|Kamoya Kimeu, field paleoanthropologist extraordinaire!
The Institute for the Science of Origins is delighted to
|In the field
Kamoya is well-known to the public from his many appearances in the pages of National Geographic, and a legion of TV shows and documentaries.
|In the lab
|Kamoya with Dr Yohannes Haile-Selassie!
We invite you to post your good wishes, comments and reminiscences by sending an email to email@example.com (subject line: Kamoya). Photos and videos welcome!
Kamoya enthusiasts at the Greater Cleveland STEM Foundation are organizing a congratulatory present for Kamoya! To send a tax-deductible donation, give online at: https://www.clestem.org/support-clestem/
And please consider a gift toward the Origins Kamoya Scholarship fund. It’s tax deductible. Just click to Kamoya Fund
|Kamoya fossil hunting on camels!
We are thrilled to see the legendary leader of the “Hominid Gang,” discoverer of the Turkana Boy -and innumerable other fossils crucial for understanding human origins- being recognized as the top scientist he is!
Excavating with Richard Leakey
In the field with Meave Leakey and the team
Excavating the Turkana Boy site took several years. In the end it was the most complete fossil skeleton of a human ancestor ever found.
Kamoya got involved in paleoanthropology as a young man, recruited by Louis Leakey to work at Olduvai Gorge, and then with Mary Leakey, who taught him the fine skills of archeological excavation
|Photos courtesy of The National Geographic Society, The Turkana Basin Institute, Louise Leakey, and Yohannes Haile-Selassie Ambaye
Guest Book: Well wishes from Kamoya’s many fans
Note: The Greater Cleveland STEM Foundation is inviting donations for a lovely gift for Kamoya to commemorate the honor. Please go to: https://www.clestem.org/support-clestem/
(Feel free to send an email about your donation to firstname.lastname@example.org so we can keep track without having to bug CleSTEM all the time.)
Kamoya had a profound impact on my career trajectory. I would not have made the decision early on to become a paleoanthropologist if it were not for his encouragement and support when I went to work at the National Museums of Kenya. As a pioneer black Kenyan in Paleoanthropology Kamoya was my role model, validating my desire to pursue a career in paleoanthropology, at a critical early stage in a country where there was no one else like me to look up to. Kamoya was also my first instructor in the fundamentals of paleontological field research. From Kamoya, I first learned how to search for fossils, recognize taxa from the morphology of their bones in real time in the field, conduct a proper excavation, and how to resolve the intricate logistical problems involved in managing a field expedition in the remote and legendarily tough semiarid conditions in Northern Kenya without “losing it”. I still remember, as I pass along the same knowledge to my own students and younger colleagues new to fieldwork, his patience in the field teaching me how to read the landscape to tell ancient rock sediments from recent deposits.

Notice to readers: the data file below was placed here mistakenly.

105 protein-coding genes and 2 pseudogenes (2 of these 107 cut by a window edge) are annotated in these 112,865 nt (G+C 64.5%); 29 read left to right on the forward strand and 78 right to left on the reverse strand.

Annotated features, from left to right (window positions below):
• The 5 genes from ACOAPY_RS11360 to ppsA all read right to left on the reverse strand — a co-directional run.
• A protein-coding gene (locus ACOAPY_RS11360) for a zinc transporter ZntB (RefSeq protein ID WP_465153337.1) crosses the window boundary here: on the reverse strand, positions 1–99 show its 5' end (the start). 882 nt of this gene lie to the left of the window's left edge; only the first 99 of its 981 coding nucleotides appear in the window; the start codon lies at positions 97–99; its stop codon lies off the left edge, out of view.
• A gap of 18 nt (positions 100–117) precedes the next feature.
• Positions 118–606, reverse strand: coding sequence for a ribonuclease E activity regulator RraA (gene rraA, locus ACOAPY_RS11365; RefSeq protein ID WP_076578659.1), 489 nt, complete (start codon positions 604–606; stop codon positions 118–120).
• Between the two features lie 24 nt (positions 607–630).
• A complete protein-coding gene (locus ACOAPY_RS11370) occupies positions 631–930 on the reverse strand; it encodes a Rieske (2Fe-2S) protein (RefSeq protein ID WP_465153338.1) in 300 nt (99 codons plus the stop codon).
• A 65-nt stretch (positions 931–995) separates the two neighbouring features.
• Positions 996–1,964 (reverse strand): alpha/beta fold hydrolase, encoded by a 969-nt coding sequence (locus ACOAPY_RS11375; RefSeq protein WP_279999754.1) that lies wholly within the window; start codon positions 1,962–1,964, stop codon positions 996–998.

| Isaiah Nengo
Turkana Basin Institute and Stony Brook University
Hongera sana, Mzee Kamoya!
You are a living legend. Many blessed years to you from two who came very late to the fossil fields.
|Mikael Fortelius and Asta Rosenström-Fortelius
|“Kamoya was an inspiration to me already as a small child. A paragon of science able to discover the most important of fossils from the tiniest of clues.”
Case Western Reserve University
|Congratulations Dr. Kimeu! Your contributions to the fields of paleoanthropology, human evolution, and Earth science are immeasurably large and I thank you for devoting decades of hard work to finding fossils, contributing to the research, and training others. Asante sana Mzee Kimeu!
Lamont-Doherty Earth Observatory of Columbia University
|Congratulations on your great achievement!
|William E. Holt
Professor of Geophysics, Stony Brook University
|Hello to all, Kamoya Kimeu was my introduction to field work in Africa in 1971. He was leader of the group working at a satellite camp of the 1971 expedition to Lake Turkana; we were at a base camp on the lake shore at Ileret, some 4 hours by road from the main camp at Koobi Fora. For three months we mapped geology of the Ileret, while separately Kamoya led the fossil collection team in the same areas; Richard Leakey would bring mail and some fresh food by plane every 2-3 weeks.
Kamoya‘s leadership was critical for our large group – 10 museum staff collecting fossils, 8 European and American scientists on 4 different projects, and 2 camp staff. We ate together, laughed together, dug in dry rivers beds for fresh water together, fetched firewood together, fixed tyres together, repaired Land Rovers together, swam (carefully because of crocodiles!) together. It was a great introduction to how a field camp should be run. I remember no divisiveness between members and that I attribute to Kamoya‘s leadership. No untoward event would disturb Kamoya – heavy unseasonal rains, lions in camp at night, seemingly unstartable Land Rovers.
It was that wonderful introduction to field work in Africa that kept me returning for so many years to work at Lake Turkana and other sites in Africa and beyond. This recognition is most deserving of a most gracious individual!
With warm wishes to Kamoya,
University of Utah
Dr Richard Leakey, in his own doctoral regalia, carrying out the hooding in Nairobi as the CWRU graduation ceremony was virtual due to covid restrictions: